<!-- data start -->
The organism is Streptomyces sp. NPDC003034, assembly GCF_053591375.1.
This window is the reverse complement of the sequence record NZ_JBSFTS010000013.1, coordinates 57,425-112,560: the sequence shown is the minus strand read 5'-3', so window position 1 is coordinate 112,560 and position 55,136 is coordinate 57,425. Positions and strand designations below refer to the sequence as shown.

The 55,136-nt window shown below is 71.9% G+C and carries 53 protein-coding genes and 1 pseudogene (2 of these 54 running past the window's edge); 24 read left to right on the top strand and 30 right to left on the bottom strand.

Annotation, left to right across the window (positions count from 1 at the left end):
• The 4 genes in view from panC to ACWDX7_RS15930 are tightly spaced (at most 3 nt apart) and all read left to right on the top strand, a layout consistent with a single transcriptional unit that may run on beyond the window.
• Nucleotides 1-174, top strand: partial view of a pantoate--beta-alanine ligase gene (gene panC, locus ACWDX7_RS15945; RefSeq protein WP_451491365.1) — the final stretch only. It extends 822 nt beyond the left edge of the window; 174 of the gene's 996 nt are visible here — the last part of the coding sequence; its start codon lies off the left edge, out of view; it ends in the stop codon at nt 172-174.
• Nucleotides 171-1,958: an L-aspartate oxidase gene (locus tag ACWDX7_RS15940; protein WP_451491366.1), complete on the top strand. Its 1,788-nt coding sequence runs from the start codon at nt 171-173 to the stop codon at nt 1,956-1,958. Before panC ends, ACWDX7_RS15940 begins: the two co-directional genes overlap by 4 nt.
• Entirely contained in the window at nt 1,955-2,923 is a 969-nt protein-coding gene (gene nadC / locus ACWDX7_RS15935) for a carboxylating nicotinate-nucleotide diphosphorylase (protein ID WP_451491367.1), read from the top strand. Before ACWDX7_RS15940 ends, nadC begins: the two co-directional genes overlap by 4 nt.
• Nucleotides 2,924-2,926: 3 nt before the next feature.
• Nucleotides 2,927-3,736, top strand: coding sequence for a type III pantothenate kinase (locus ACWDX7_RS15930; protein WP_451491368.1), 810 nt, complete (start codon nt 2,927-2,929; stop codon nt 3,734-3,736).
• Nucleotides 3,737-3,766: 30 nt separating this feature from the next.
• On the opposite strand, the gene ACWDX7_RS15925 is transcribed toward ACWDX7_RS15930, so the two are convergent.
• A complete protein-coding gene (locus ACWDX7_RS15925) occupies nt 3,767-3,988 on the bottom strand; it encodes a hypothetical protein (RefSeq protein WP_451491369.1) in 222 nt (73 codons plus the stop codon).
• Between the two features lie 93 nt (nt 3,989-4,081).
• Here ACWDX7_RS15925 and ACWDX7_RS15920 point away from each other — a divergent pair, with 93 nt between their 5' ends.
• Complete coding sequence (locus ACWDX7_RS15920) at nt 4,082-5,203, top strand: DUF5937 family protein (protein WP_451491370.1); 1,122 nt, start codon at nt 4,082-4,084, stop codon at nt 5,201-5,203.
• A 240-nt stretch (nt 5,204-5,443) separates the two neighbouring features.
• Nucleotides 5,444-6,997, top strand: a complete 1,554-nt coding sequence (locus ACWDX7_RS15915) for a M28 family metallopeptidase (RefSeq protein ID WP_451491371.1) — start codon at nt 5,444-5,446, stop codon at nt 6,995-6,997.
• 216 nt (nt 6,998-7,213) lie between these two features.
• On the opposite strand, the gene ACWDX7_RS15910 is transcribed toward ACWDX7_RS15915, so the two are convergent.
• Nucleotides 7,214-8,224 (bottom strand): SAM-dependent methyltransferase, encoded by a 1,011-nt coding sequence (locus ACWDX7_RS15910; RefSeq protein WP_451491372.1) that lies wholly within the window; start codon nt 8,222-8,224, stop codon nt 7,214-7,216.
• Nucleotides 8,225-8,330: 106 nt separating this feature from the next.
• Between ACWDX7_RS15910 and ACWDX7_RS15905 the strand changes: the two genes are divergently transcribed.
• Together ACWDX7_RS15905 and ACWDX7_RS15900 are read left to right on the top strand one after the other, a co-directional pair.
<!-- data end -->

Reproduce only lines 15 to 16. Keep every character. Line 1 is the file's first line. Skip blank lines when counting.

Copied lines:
• Here ACWDX7_RS15925 and ACWDX7_RS15920 point away from each other — a divergent pair, with 93 nt between their 5' ends.
• Complete coding sequence (locus ACWDX7_RS15920) at nt 4,082-5,203, top strand: DUF5937 family protein (protein WP_451491370.1); 1,122 nt, start codon at nt 4,082-4,084, stop codon at nt 5,201-5,203.